Happy Friday! Already looking forward to melting into the couch tomorrow night...
- Duke at UNC, 6pm ET (ESPN)
- Michigan at Michigan State, 8pm ET (ESPN)
1 big thing: Where the NHL and others stand on weed
The public perception of marijuana is changing, and with more and more athletes accepting the idea of cannabis as medicine, professional sports leagues — and their drug policies — are being put under the microscope.
Why it matters: Of the 123 teams across the four major sports, 45 play in states or provinces where recreational marijuana is legal (36.6%), and another 56 play in jurisdictions where medical marijuana is legal (45.5%), per ESPN.
- That's 82% of teams (101 of 123) that play in areas where players can legally buy pot — and that number will only increase as more states move forward with legalization.
What's happening: In the the face of this dramatic shift, some leagues — worried about what "endorsing weed" might do to their image — are hesitant to change their policies. Others, like the NHL, are completely rethinking their approach.
NFL: Players with no previous violations are tested just once in the offseason. During the regular season, 10 players per team are randomly selected each week.
- Punishment: 1st positive test: Enter substance abuse program. 2nd: Fined two game checks. 3rd: Fined four game checks. 4th: Four-game suspension. 5th: 10-game suspension. 6th: Banned for a year.
NBA: No offseason tests. During the regular season, players are subject to four random tests.
- Punishment: 1st positive test: Enter substance abuse program. 2nd: $25,000 fine. 3rd: Five-game suspension, and five more games are added to each ensuing positive test.
MLB: Use of marijuana is prohibited, but the league only tests for it if they have "reasonable cause" to do so.
- Punishment: "If a player tests positive, he might be subject to a treatment plan that can include progressive fines of up to $35,000 for one test," writes ESPN's Emily Kaplan.
And then there's the NHL, which doesn't punish players who test positive for marijuana (which it no longer classifies as a banned substance). Instead, the league focuses on identifying those who need help and ensuring that they get it.
- If a player has "abnormally high levels" of THC, league physicians will flag it and recommend treatment. But again, there's no punishment — and neither the NHL nor the NHLPA needs to know about it.
What they're saying:
"We are elite athletes and as long as it's not performance-enhancing or illegal, we know what's best for our own bodies. I find that a couple hits of weed at night is good for me. It's legal, it's natural, I don't see anything wrong with it."— Anonymous NHL player (via ESPN)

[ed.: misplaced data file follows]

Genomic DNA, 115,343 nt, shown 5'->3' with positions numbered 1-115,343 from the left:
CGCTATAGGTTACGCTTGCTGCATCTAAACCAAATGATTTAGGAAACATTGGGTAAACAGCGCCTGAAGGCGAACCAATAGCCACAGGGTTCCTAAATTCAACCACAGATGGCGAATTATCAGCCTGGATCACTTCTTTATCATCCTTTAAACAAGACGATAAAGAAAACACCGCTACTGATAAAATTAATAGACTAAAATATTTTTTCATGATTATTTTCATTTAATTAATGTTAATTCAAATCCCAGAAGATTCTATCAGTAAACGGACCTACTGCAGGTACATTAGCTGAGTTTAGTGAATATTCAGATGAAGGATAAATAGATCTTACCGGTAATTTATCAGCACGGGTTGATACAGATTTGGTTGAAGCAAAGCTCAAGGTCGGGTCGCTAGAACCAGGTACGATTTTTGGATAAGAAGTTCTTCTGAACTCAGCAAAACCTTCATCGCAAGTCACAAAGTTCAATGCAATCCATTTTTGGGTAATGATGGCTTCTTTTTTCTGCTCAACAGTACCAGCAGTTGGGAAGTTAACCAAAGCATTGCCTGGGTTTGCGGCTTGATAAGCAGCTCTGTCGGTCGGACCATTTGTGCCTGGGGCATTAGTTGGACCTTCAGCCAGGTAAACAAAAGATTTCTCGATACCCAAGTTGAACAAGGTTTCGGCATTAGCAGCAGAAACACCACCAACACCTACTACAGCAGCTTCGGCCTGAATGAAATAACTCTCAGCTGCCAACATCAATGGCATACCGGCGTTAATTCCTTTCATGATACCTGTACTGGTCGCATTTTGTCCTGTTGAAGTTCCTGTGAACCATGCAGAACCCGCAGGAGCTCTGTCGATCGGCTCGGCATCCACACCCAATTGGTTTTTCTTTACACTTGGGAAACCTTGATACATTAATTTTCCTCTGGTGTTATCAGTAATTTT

What's next: "The NFL's CBA expires after the 2020 season, and it's believed the drug policy will be a major discussion point," writes Kaplan.
- "The NFLPA probably will argue for something similar to the NHL's policy — test for marijuana, but don't punish it — and it will be worth monitoring if the NFL agrees."
P.S. Suspended Cowboys DT David Irving quit the NFL yesterday — while smoking a blunt.
2. 🏈 Another fun night on the internet
This is what I have to deal with.
- 11:28pm ET: "Sources: Steelers are closing in on a deal to send star WR Antonio Brown to the Buffalo Bills." (NFL Network's Ian Rapaport)
- 11:45pm: "While several teams had leapt to the forefront ... the Bills were stealth. There are things to work out, but Buffalo is on its way to getting AB." (Rapaport)
- 12:13am: "Bills' Super Bowl odds improve to 60-1 after reported Antonio Brown trade" (Bleacher Report)
- 1:27am: "Bills reportedly agree to trade for Antonio Brown; Packers were 'interested'" (SB Nation)
- 3:26am: "Steelers and Bills briefly talked but this is an old story. It was dead on Wednesday." (ESPN's Adam Schefter)
- 3:35am: "Sources: Deal for Antonio Brown to Bills 'not even close'" (ProFootballTalk)
- 7:15am: "Antonio Brown trade to Bills not happening, Buffalo GM says" (Bleacher Report)
3. 🏀 Tacko Fall can ball
In 2012, 16-year-old Tacko Fall left Senegal to attend high school in the U.S. "Basketball and school, that was the plan," said Fall, who had never played the sport before his arrival.
Fast-forward: Seven years later, the 7-foot-6 Fall is finishing up an impressive career at UCF, where he has led the Knights to three of the five best seasons in program history. They're currently ranked No. 25 after beating No. 8 Houston over the weekend.
- Last night, Fall was reunited with his mother and brother for the first time since leaving home. He and his teammates responded by beating No. 20 Cincinnati 58-55 — the first time UCF has ever knocked off two ranked teams in a season.